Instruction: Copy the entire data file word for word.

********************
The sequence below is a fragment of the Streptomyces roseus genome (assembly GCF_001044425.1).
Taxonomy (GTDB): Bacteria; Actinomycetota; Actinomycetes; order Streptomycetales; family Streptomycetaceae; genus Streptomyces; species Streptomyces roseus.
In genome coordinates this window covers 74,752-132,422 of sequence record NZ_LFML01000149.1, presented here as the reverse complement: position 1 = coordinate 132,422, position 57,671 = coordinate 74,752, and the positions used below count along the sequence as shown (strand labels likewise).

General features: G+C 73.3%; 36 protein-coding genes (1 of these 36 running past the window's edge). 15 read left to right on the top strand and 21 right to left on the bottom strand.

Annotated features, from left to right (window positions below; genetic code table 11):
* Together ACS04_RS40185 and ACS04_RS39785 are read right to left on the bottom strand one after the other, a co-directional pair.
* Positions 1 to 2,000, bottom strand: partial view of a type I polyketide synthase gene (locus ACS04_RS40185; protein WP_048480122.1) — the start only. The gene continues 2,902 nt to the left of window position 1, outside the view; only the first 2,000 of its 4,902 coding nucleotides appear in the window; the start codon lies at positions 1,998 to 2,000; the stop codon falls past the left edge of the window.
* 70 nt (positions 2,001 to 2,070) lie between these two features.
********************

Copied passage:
The sequence below is a fragment of the Streptomyces roseus genome (assembly GCF_001044425.1).
Taxonomy (GTDB): Bacteria; Actinomycetota; Actinomycetes; order Streptomycetales; family Streptomycetaceae; genus Streptomyces; species Streptomyces roseus.
In genome coordinates this window covers 74,752-132,422 of sequence record NZ_LFML01000149.1, presented here as the reverse complement: position 1 = coordinate 132,422, position 57,671 = coordinate 74,752, and the positions used below count along the sequence as shown (strand labels likewise).

General features: G+C 73.3%; 36 protein-coding genes (1 of these 36 running past the window's edge). 15 read left to right on the top strand and 21 right to left on the bottom strand.

Annotated features, from left to right (window positions below; genetic code table 11):
* Together ACS04_RS40185 and ACS04_RS39785 are read right to left on the bottom strand one after the other, a co-directional pair.
* Positions 1 to 2,000, bottom strand: partial view of a type I polyketide synthase gene (locus ACS04_RS40185; protein WP_048480122.1) — the start only. The gene continues 2,902 nt to the left of window position 1, outside the view; only the first 2,000 of its 4,902 coding nucleotides appear in the window; the start codon lies at positions 1,998 to 2,000; the stop codon falls past the left edge of the window.
* 70 nt (positions 2,001 to 2,070) lie between these two features.